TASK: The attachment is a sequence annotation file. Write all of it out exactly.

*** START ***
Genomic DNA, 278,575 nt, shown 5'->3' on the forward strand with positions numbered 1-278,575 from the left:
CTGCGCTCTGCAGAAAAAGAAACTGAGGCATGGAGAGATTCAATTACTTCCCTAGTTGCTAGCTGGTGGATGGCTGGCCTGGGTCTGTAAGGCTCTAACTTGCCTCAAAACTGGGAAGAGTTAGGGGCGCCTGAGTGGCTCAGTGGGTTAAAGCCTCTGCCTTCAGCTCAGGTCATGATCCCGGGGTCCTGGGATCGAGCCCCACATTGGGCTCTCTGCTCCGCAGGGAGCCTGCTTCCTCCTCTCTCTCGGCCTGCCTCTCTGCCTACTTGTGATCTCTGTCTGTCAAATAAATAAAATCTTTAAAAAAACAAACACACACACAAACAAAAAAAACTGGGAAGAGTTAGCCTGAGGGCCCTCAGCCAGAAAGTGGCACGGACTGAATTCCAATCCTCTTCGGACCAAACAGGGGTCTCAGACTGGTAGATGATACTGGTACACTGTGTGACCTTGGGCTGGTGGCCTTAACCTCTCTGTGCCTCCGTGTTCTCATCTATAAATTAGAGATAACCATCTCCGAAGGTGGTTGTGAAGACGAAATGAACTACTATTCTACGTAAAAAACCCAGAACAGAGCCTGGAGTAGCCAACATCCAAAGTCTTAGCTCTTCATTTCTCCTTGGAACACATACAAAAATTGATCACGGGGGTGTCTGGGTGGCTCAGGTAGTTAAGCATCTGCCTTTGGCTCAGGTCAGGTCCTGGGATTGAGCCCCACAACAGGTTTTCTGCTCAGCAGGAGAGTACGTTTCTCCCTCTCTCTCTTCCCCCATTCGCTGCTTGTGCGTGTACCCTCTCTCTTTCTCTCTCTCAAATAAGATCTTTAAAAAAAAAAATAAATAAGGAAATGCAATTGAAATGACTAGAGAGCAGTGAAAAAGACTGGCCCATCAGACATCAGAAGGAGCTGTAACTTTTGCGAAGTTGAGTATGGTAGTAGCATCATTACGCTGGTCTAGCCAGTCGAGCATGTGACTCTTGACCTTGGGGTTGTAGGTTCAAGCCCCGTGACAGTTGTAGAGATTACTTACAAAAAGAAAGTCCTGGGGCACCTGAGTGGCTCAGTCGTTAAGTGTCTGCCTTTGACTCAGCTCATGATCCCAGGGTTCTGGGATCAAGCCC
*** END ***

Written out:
Genomic DNA, 278,575 nt, shown 5'->3' on the forward strand with positions numbered 1-278,575 from the left:
CTGCGCTCTGCAGAAAAAGAAACTGAGGCATGGAGAGATTCAATTACTTCCCTAGTTGCTAGCTGGTGGATGGCTGGCCTGGGTCTGTAAGGCTCTAACTTGCCTCAAAACTGGGAAGAGTTAGGGGCGCCTGAGTGGCTCAGTGGGTTAAAGCCTCTGCCTTCAGCTCAGGTCATGATCCCGGGGTCCTGGGATCGAGCCCCACATTGGGCTCTCTGCTCCGCAGGGAGCCTGCTTCCTCCTCTCTCTCGGCCTGCCTCTCTGCCTACTTGTGATCTCTGTCTGTCAAATAAATAAAATCTTTAAAAAAACAAACACACACACAAACAAAAAAAACTGGGAAGAGTTAGCCTGAGGGCCCTCAGCCAGAAAGTGGCACGGACTGAATTCCAATCCTCTTCGGACCAAACAGGGGTCTCAGACTGGTAGATGATACTGGTACACTGTGTGACCTTGGGCTGGTGGCCTTAACCTCTCTGTGCCTCCGTGTTCTCATCTATAAATTAGAGATAACCATCTCCGAAGGTGGTTGTGAAGACGAAATGAACTACTATTCTACGTAAAAAACCCAGAACAGAGCCTGGAGTAGCCAACATCCAAAGTCTTAGCTCTTCATTTCTCCTTGGAACACATACAAAAATTGATCACGGGGGTGTCTGGGTGGCTCAGGTAGTTAAGCATCTGCCTTTGGCTCAGGTCAGGTCCTGGGATTGAGCCCCACAACAGGTTTTCTGCTCAGCAGGAGAGTACGTTTCTCCCTCTCTCTCTTCCCCCATTCGCTGCTTGTGCGTGTACCCTCTCTCTTTCTCTCTCTCAAATAAGATCTTTAAAAAAAAAAATAAATAAGGAAATGCAATTGAAATGACTAGAGAGCAGTGAAAAAGACTGGCCCATCAGACATCAGAAGGAGCTGTAACTTTTGCGAAGTTGAGTATGGTAGTAGCATCATTACGCTGGTCTAGCCAGTCGAGCATGTGACTCTTGACCTTGGGGTTGTAGGTTCAAGCCCCGTGACAGTTGTAGAGATTACTTACAAAAAGAAAGTCCTGGGGCACCTGAGTGGCTCAGTCGTTAAGTGTCTGCCTTTGACTCAGCTCATGATCCCAGGGTTCTGGGATCAAGCCC